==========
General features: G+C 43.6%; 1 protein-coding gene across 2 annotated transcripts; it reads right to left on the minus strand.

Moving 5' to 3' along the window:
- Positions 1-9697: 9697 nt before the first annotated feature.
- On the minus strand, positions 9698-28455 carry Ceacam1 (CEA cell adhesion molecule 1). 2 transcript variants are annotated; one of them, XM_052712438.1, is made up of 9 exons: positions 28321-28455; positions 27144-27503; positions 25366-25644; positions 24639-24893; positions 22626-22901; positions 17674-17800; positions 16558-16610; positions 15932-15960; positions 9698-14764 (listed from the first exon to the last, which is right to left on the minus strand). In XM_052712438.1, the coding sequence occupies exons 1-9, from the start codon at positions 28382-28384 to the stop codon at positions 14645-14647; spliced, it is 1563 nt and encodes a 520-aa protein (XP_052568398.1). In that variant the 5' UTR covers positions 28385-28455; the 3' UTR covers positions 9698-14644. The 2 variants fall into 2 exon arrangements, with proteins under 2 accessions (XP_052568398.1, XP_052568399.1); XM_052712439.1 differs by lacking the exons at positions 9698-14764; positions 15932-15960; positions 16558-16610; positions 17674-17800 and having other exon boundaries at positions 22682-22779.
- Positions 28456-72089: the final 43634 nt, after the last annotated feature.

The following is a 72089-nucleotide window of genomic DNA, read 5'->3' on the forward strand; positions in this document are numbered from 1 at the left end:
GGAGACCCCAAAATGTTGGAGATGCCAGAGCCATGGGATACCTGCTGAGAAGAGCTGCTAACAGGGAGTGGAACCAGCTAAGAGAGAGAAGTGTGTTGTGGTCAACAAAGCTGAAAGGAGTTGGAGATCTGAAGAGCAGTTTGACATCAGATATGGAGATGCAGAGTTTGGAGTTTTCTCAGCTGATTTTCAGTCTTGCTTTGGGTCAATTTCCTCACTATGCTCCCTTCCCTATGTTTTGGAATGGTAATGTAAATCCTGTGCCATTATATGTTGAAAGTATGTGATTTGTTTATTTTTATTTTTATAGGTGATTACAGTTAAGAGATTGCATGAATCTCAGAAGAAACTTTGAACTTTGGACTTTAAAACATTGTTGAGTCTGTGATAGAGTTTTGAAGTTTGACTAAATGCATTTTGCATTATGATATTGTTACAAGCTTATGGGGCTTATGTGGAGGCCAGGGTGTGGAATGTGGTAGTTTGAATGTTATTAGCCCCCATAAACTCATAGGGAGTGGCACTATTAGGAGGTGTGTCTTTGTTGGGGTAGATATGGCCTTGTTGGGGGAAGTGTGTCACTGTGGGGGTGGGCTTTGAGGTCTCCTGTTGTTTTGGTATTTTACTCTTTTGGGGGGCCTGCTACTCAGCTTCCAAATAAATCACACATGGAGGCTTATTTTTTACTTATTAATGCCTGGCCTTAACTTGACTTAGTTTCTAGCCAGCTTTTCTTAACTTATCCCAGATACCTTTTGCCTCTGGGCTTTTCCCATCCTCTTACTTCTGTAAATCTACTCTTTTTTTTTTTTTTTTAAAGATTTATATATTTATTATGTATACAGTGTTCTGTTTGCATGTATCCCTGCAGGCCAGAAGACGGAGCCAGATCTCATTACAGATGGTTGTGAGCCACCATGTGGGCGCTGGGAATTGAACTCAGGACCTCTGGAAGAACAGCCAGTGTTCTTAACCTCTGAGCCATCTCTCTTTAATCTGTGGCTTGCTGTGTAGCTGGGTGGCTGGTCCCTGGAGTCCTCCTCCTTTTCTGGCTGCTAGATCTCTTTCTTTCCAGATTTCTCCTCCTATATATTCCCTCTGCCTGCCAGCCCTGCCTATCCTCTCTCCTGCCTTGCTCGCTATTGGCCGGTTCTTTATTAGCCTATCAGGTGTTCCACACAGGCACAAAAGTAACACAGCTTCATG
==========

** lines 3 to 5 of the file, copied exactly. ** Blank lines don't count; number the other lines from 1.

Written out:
- Positions 1-9697: 9697 nt before the first annotated feature.
- On the minus strand, positions 9698-28455 carry Ceacam1 (CEA cell adhesion molecule 1). 2 transcript variants are annotated; one of them, XM_052712438.1, is made up of 9 exons: positions 28321-28455; positions 27144-27503; positions 25366-25644; positions 24639-24893; positions 22626-22901; positions 17674-17800; positions 16558-16610; positions 15932-15960; positions 9698-14764 (listed from the first exon to the last, which is right to left on the minus strand). In XM_052712438.1, the coding sequence occupies exons 1-9, from the start codon at positions 28382-28384 to the stop codon at positions 14645-14647; spliced, it is 1563 nt and encodes a 520-aa protein (XP_052568398.1). In that variant the 5' UTR covers positions 28385-28455; the 3' UTR covers positions 9698-14644. The 2 variants fall into 2 exon arrangements, with proteins under 2 accessions (XP_052568398.1, XP_052568399.1); XM_052712439.1 differs by lacking the exons at positions 9698-14764; positions 15932-15960; positions 16558-16610; positions 17674-17800 and having other exon boundaries at positions 22682-22779.
- Positions 28456-72089: the final 43634 nt, after the last annotated feature.